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“If patentees could shape their claims through arguments in an IPR, they would frustrate the patent office’s power to ‘revise’ the claims they have conceded, and require the focus to be on claims the patentee now wishes it had secured. ,” Judge Dyk wrote, further noting that CUPP’s proposed rule would make unnecessary the specialized process created by Congress for amending patent claims during an IPR. In short, if patent owners could freely amend their claims with arguments in an IPR, they could avoid the public protection amendment process that Congress has prescribed. That can’t be.”

The Federal Circuit made much short work of CUPP Computing’s argument that it dismissed a non-security system processor during patent prosecution at the US Patent and Trademark Office. The Federal Circuit ruled that the PTAB properly rejected CUPP Computing’s claim construction arguments based on CUPP Computing’s disclaimer during the indictment because that disclaimer “does not unambiguously disclaim security system processors embedded in a mobile device.” Looking at CUPP Computing’s arguments during the lawsuit alleging that a prior art patent application disclosing a mobile security system did not disclose a security system processor other than a mobile device processor, the Federal Circuit found that a plausible reading was that CUPP Computing was simply arguing. that the priority did not learn a different processor for the security system, defeating the argument of the prosecutor’s waiver.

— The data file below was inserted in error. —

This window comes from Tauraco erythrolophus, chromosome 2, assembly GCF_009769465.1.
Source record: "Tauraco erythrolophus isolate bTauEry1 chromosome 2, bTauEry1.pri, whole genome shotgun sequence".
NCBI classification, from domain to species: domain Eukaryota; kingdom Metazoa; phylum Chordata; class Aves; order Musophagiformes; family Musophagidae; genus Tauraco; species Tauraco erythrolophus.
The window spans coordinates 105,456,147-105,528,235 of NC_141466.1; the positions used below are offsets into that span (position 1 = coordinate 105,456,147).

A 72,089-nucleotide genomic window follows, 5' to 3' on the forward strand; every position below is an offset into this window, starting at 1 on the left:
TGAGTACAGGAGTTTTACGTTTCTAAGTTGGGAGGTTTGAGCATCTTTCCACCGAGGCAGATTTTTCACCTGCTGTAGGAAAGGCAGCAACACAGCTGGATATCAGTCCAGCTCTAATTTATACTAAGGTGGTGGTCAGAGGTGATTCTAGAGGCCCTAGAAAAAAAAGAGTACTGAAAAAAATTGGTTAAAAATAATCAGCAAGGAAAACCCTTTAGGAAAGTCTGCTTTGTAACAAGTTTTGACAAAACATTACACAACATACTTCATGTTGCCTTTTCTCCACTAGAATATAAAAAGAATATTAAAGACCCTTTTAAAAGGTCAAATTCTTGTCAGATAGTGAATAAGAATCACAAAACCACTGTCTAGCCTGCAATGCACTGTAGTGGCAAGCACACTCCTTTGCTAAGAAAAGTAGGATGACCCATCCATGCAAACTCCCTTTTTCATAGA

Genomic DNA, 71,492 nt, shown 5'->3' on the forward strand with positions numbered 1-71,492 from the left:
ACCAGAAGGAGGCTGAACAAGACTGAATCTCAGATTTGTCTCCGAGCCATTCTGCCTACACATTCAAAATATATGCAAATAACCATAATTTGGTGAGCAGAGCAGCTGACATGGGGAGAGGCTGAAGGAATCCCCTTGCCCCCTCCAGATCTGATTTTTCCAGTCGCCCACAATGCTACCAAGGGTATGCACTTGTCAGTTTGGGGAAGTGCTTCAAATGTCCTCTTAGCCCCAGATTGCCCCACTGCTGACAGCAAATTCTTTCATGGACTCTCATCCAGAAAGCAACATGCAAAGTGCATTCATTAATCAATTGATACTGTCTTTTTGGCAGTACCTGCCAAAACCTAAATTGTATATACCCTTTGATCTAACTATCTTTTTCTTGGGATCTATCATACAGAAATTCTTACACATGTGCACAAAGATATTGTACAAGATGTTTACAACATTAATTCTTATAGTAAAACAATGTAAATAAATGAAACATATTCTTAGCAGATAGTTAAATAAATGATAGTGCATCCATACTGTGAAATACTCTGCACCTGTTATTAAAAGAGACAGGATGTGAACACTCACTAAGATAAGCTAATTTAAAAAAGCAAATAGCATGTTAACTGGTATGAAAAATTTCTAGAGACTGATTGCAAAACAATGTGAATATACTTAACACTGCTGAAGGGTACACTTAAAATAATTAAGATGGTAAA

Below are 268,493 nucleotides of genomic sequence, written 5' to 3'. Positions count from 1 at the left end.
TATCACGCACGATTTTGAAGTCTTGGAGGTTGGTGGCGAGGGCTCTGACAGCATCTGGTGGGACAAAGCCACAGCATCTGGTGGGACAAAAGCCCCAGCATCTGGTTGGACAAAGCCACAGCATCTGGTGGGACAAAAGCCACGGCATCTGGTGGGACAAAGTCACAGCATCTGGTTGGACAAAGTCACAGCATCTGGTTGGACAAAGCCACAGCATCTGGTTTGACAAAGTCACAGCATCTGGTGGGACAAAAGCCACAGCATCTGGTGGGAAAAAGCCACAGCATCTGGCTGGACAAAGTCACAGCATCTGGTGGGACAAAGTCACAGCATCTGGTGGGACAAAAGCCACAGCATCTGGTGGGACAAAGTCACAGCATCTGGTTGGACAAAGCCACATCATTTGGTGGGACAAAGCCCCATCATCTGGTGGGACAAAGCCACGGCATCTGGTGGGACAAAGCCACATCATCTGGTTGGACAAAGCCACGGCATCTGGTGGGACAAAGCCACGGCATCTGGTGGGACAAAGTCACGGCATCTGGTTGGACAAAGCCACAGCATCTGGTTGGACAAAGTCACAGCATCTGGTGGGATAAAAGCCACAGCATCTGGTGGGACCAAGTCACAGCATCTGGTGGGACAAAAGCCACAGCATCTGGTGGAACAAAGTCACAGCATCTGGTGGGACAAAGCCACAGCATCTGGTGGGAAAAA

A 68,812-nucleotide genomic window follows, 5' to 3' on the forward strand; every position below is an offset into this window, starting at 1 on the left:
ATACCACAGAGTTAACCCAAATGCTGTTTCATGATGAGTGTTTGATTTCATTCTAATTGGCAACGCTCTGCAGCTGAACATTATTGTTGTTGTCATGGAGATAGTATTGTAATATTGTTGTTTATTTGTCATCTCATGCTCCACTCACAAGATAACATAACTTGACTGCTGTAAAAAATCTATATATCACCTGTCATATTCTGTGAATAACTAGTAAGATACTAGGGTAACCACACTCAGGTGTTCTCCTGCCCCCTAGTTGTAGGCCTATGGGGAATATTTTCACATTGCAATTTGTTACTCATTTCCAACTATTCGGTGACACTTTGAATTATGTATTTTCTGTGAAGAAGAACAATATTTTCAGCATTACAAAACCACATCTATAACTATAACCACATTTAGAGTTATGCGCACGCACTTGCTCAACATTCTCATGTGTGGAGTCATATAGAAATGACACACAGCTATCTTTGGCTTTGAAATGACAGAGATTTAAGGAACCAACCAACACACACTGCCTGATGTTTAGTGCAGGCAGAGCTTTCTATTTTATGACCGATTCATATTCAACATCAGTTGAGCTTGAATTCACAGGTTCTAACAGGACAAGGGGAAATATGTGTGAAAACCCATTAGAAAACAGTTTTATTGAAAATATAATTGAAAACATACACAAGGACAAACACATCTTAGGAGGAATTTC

‘Difference’ Means ‘Difference,’ Not ‘Far’

CUPP Computing fared no better on its other claim construction arguments that the Federal Circuit addressed before the waiver issues on appeal. While the security system processor limitation requires that the processor be “different” from the mobile device processor, the Federal Circuit found no evidence offered by CUPP Computing to support the definition of that claim term as “remote.” to quote Webster’s Third New International Dictionary, the Federal Circuit noted that the ordinary meaning of “different” is “unequal,” and preferred embodiments disclosed in the joint specification of the patents allow the mobile security system to be integrated into the mobile device. While CUPP Computing argued that at least the ‘488 and ‘595 patents involve wake signals sent to the mobile device as a remote communication, the Federal Circuit found that the PTAB correctly set out the claim limitation in the specification.

“Just as a person can send an e-mail to himself or herself, and an employee can communicate with the entity that employs that person, a unit of a mobile device can send a signal” to “or” communicate with “the device of which is a part.” – Circuit Judge Timothy Dyk

Finally, the Federal Circuit dismissed an additional argument raised by CUPP Computing that the “security agent” recited by the ‘595 patent alone was not disclosed by the claimed prior art. In analyzing US Patent No. 7818803, Security module With a secondary agent in coordination with a host agent (“Gordon”), the PTAB found that the host agent disclosed by Gordon to perform security services, including initiating data erasure sequences and performing program updates, disclosed the security agent limitation of the ‘595 patent. The Federal Circuit also rejected CUPP Computing’s argument that the PTAB’s most recent written decisions produced inconsistent findings based on Gordon, instead finding that the claim terms relating to the processor’s “managed” security services were made obvious based on elements provided by Gordon were revealed to be different from Gordon’s host agent element. that made the limitation of the security agent of the ‘595 patent obvious.